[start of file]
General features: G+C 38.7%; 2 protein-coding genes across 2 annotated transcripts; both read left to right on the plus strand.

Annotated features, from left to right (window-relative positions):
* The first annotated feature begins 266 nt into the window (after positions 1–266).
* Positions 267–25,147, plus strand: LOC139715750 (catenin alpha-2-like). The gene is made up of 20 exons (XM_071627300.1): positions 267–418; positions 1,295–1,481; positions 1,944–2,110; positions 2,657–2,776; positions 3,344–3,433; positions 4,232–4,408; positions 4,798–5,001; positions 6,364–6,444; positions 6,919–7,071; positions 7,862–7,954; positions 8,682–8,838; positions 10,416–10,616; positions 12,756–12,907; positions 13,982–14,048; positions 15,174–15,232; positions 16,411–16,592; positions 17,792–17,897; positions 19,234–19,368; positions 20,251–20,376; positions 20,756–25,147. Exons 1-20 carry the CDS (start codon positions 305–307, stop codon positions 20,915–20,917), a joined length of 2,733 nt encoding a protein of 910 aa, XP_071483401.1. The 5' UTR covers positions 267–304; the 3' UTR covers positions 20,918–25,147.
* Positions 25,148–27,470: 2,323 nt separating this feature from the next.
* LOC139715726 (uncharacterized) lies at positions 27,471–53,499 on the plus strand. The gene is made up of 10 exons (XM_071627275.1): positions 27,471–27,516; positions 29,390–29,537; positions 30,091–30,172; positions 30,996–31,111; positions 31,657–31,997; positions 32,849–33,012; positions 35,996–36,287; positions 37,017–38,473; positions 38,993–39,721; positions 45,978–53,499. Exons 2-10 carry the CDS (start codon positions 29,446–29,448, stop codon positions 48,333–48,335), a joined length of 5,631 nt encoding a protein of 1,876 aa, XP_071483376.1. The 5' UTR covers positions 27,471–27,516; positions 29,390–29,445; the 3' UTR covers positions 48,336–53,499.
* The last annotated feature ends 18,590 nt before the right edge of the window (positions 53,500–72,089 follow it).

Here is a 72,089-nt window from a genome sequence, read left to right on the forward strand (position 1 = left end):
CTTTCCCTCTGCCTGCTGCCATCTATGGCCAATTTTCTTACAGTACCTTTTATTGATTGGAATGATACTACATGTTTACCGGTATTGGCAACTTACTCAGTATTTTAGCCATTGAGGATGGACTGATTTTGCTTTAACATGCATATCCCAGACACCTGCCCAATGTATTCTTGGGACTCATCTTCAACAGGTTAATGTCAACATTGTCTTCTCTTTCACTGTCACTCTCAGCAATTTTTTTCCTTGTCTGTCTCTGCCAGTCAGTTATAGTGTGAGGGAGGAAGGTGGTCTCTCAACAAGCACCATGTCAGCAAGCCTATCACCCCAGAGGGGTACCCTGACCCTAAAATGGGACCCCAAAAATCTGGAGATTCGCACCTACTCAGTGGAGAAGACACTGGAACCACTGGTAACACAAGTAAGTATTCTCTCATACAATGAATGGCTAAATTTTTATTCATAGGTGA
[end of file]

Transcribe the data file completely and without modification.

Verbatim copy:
General features: G+C 38.7%; 2 protein-coding genes across 2 annotated transcripts; both read left to right on the plus strand.

Annotated features, from left to right (window-relative positions):
* The first annotated feature begins 266 nt into the window (after positions 1–266).
* Positions 267–25,147, plus strand: LOC139715750 (catenin alpha-2-like). The gene is made up of 20 exons (XM_071627300.1): positions 267–418; positions 1,295–1,481; positions 1,944–2,110; positions 2,657–2,776; positions 3,344–3,433; positions 4,232–4,408; positions 4,798–5,001; positions 6,364–6,444; positions 6,919–7,071; positions 7,862–7,954; positions 8,682–8,838; positions 10,416–10,616; positions 12,756–12,907; positions 13,982–14,048; positions 15,174–15,232; positions 16,411–16,592; positions 17,792–17,897; positions 19,234–19,368; positions 20,251–20,376; positions 20,756–25,147. Exons 1-20 carry the CDS (start codon positions 305–307, stop codon positions 20,915–20,917), a joined length of 2,733 nt encoding a protein of 910 aa, XP_071483401.1. The 5' UTR covers positions 267–304; the 3' UTR covers positions 20,918–25,147.
* Positions 25,148–27,470: 2,323 nt separating this feature from the next.
* LOC139715726 (uncharacterized) lies at positions 27,471–53,499 on the plus strand. The gene is made up of 10 exons (XM_071627275.1): positions 27,471–27,516; positions 29,390–29,537; positions 30,091–30,172; positions 30,996–31,111; positions 31,657–31,997; positions 32,849–33,012; positions 35,996–36,287; positions 37,017–38,473; positions 38,993–39,721; positions 45,978–53,499. Exons 2-10 carry the CDS (start codon positions 29,446–29,448, stop codon positions 48,333–48,335), a joined length of 5,631 nt encoding a protein of 1,876 aa, XP_071483376.1. The 5' UTR covers positions 27,471–27,516; positions 29,390–29,445; the 3' UTR covers positions 48,336–53,499.
* The last annotated feature ends 18,590 nt before the right edge of the window (positions 53,500–72,089 follow it).

Here is a 72,089-nt window from a genome sequence, read left to right on the forward strand (position 1 = left end):
CTTTCCCTCTGCCTGCTGCCATCTATGGCCAATTTTCTTACAGTACCTTTTATTGATTGGAATGATACTACATGTTTACCGGTATTGGCAACTTACTCAGTATTTTAGCCATTGAGGATGGACTGATTTTGCTTTAACATGCATATCCCAGACACCTGCCCAATGTATTCTTGGGACTCATCTTCAACAGGTTAATGTCAACATTGTCTTCTCTTTCACTGTCACTCTCAGCAATTTTTTTCCTTGTCTGTCTCTGCCAGTCAGTTATAGTGTGAGGGAGGAAGGTGGTCTCTCAACAAGCACCATGTCAGCAAGCCTATCACCCCAGAGGGGTACCCTGACCCTAAAATGGGACCCCAAAAATCTGGAGATTCGCACCTACTCAGTGGAGAAGACACTGGAACCACTGGTAACACAAGTAAGTATTCTCTCATACAATGAATGGCTAAATTTTTATTCATAGGTGA